Sticking with style is fine if you are running a special situations fund, but it is not okay if you are competing in a market where the only true measure of performance is how much money you make for investors.
You need to do one (or both) of two things: you need to properly communicate with investors and explain why your investment strategy is fit for purpose (see Terry Smith as a fine example), or you need to change course and really show the value of those annual management charges by showing you can change with times.
We’re just a few weeks in to the year and fund managers have wasted no time in launching environmental, social and governance funds.
The leader of the pack was M&G, which has just launched a sustainable equity fund. One of the aspects of the fund was that it would invest in companies generating gender and ethnic diversity at work. What M&G means by this is that 30 per cent of the board have to be women and from an ethnic minority.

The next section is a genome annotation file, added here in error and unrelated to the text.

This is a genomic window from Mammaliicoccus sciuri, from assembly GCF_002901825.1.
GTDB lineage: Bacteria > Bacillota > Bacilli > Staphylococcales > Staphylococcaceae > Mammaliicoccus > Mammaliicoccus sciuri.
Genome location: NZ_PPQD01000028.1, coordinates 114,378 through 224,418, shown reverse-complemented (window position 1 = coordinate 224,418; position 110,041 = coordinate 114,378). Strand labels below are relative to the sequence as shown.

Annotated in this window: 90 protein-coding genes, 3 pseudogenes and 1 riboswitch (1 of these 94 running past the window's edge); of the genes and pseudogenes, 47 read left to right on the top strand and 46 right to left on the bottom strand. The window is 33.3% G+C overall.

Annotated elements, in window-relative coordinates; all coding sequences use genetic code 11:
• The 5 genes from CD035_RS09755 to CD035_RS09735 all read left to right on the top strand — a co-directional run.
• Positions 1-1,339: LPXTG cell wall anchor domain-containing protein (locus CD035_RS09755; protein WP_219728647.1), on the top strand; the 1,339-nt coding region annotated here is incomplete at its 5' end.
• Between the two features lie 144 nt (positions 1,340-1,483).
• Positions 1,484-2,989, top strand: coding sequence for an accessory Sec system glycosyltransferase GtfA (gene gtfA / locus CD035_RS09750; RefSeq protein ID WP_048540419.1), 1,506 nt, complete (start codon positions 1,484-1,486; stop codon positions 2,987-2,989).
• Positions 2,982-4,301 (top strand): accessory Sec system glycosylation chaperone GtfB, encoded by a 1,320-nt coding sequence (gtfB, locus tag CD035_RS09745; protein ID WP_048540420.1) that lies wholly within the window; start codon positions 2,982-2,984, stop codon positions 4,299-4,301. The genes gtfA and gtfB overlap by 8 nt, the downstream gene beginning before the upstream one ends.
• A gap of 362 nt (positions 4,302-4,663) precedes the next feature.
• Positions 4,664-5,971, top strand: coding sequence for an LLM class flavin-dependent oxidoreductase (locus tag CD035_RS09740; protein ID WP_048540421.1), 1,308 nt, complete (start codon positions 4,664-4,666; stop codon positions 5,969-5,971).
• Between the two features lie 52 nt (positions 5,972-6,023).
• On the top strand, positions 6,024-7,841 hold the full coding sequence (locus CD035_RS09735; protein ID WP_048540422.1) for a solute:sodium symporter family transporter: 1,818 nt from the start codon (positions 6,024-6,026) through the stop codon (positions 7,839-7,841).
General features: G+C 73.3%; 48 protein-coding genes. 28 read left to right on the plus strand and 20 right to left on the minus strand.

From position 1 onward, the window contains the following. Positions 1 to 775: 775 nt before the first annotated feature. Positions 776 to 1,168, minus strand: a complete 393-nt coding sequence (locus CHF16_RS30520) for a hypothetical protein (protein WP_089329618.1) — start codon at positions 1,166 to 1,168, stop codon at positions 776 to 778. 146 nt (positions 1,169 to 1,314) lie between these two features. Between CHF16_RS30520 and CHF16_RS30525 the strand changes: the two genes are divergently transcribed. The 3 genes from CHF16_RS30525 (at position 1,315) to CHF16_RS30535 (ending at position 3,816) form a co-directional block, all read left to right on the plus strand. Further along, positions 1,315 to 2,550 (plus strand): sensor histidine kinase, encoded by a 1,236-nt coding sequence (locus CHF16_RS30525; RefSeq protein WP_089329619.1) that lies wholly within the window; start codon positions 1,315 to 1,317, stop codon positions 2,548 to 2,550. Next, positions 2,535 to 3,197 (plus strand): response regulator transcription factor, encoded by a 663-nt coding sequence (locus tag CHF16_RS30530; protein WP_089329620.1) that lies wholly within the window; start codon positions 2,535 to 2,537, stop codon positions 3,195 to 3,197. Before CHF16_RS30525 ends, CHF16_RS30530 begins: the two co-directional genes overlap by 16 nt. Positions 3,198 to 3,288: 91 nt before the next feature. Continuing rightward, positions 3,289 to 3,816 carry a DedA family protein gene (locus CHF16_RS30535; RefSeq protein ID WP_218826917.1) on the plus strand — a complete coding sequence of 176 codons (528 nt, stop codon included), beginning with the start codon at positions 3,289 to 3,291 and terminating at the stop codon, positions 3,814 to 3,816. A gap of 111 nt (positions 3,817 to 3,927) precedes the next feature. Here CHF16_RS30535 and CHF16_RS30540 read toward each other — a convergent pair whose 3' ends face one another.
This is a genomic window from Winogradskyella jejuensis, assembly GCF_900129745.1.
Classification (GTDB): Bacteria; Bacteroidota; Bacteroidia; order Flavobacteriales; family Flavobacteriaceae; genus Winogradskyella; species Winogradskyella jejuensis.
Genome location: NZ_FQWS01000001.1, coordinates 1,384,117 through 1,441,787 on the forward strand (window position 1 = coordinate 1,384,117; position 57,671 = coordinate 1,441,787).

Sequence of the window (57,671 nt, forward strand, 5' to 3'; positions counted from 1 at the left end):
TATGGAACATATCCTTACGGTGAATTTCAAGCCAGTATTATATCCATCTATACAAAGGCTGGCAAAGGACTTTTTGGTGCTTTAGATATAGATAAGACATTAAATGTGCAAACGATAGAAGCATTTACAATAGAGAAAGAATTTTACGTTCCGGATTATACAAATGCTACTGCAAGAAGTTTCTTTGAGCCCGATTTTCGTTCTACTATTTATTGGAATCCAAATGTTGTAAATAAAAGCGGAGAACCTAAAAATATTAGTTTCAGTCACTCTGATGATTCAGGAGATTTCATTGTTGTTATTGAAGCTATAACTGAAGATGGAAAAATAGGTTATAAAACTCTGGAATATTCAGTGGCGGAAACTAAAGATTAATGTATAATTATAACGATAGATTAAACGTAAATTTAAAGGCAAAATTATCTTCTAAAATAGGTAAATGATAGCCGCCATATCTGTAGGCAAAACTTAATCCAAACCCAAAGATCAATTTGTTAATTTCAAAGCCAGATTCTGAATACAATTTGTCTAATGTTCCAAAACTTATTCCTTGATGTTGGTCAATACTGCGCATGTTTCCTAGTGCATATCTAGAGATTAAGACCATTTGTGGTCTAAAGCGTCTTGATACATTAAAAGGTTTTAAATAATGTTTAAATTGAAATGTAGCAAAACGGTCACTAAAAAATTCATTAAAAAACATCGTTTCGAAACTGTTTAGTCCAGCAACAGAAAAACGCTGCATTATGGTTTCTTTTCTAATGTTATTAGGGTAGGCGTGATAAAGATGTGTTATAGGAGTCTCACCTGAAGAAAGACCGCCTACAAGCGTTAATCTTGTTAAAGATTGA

Very laudable. It’s all virtue signalling, of course. Not only is 30 per cent extraordinarily lacking in aspiration, but it seems designed to pass the criteria of M&G’s own board and executive committee, which scrape through with women, but not at all on ethnicity.
Boards are easy to measure and so are easy targets to hit; actual ESG fund managers require diversity from the shop floor and set aspirational targets.
As I’ve said many times before, if mainstream funds were properly accountable then ESG would not be necessary.
Higher climb, harder fall
It’s another record year for equity release. Of course it is, every year is a record when you are a fast-growing product.
The question is how can this last before the mistakes of the past catch up for the sector.
Current lenders celebrate the flexibility, cheapness and the rigour of products, but there are thousands of customers who cannot remortgage left on high rates on inflexible products.
The reputation of this sector has improved hugely in the past 15 years or so. It could all be undone if these legacy products are not changed.
James Coney is money editor of the Times and Sunday Times